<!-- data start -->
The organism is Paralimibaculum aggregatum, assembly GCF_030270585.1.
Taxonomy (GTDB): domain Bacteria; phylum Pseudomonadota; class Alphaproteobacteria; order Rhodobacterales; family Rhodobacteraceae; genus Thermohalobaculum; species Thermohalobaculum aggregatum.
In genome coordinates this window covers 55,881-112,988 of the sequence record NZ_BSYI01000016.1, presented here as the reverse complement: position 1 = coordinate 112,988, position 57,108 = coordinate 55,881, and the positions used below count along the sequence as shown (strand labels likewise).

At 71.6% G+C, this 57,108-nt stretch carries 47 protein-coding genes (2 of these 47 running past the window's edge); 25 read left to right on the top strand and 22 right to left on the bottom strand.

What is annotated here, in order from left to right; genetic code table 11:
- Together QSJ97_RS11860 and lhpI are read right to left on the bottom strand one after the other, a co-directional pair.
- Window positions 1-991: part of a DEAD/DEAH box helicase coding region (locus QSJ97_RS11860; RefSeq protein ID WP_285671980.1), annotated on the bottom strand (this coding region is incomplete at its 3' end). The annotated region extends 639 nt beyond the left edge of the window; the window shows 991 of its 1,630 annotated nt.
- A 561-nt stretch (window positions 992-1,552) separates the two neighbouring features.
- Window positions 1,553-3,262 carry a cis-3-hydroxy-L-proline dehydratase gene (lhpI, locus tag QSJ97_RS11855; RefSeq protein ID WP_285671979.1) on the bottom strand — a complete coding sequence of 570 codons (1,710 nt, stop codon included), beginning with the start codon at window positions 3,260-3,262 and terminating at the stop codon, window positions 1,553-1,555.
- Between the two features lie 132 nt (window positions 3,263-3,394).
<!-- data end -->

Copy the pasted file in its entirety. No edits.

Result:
The organism is Paralimibaculum aggregatum, assembly GCF_030270585.1.
Taxonomy (GTDB): domain Bacteria; phylum Pseudomonadota; class Alphaproteobacteria; order Rhodobacterales; family Rhodobacteraceae; genus Thermohalobaculum; species Thermohalobaculum aggregatum.
In genome coordinates this window covers 55,881-112,988 of the sequence record NZ_BSYI01000016.1, presented here as the reverse complement: position 1 = coordinate 112,988, position 57,108 = coordinate 55,881, and the positions used below count along the sequence as shown (strand labels likewise).

At 71.6% G+C, this 57,108-nt stretch carries 47 protein-coding genes (2 of these 47 running past the window's edge); 25 read left to right on the top strand and 22 right to left on the bottom strand.

What is annotated here, in order from left to right; genetic code table 11:
- Together QSJ97_RS11860 and lhpI are read right to left on the bottom strand one after the other, a co-directional pair.
- Window positions 1-991: part of a DEAD/DEAH box helicase coding region (locus QSJ97_RS11860; RefSeq protein ID WP_285671980.1), annotated on the bottom strand (this coding region is incomplete at its 3' end). The annotated region extends 639 nt beyond the left edge of the window; the window shows 991 of its 1,630 annotated nt.
- A 561-nt stretch (window positions 992-1,552) separates the two neighbouring features.
- Window positions 1,553-3,262 carry a cis-3-hydroxy-L-proline dehydratase gene (lhpI, locus tag QSJ97_RS11855; RefSeq protein ID WP_285671979.1) on the bottom strand — a complete coding sequence of 570 codons (1,710 nt, stop codon included), beginning with the start codon at window positions 3,260-3,262 and terminating at the stop codon, window positions 1,553-1,555.
- Between the two features lie 132 nt (window positions 3,263-3,394).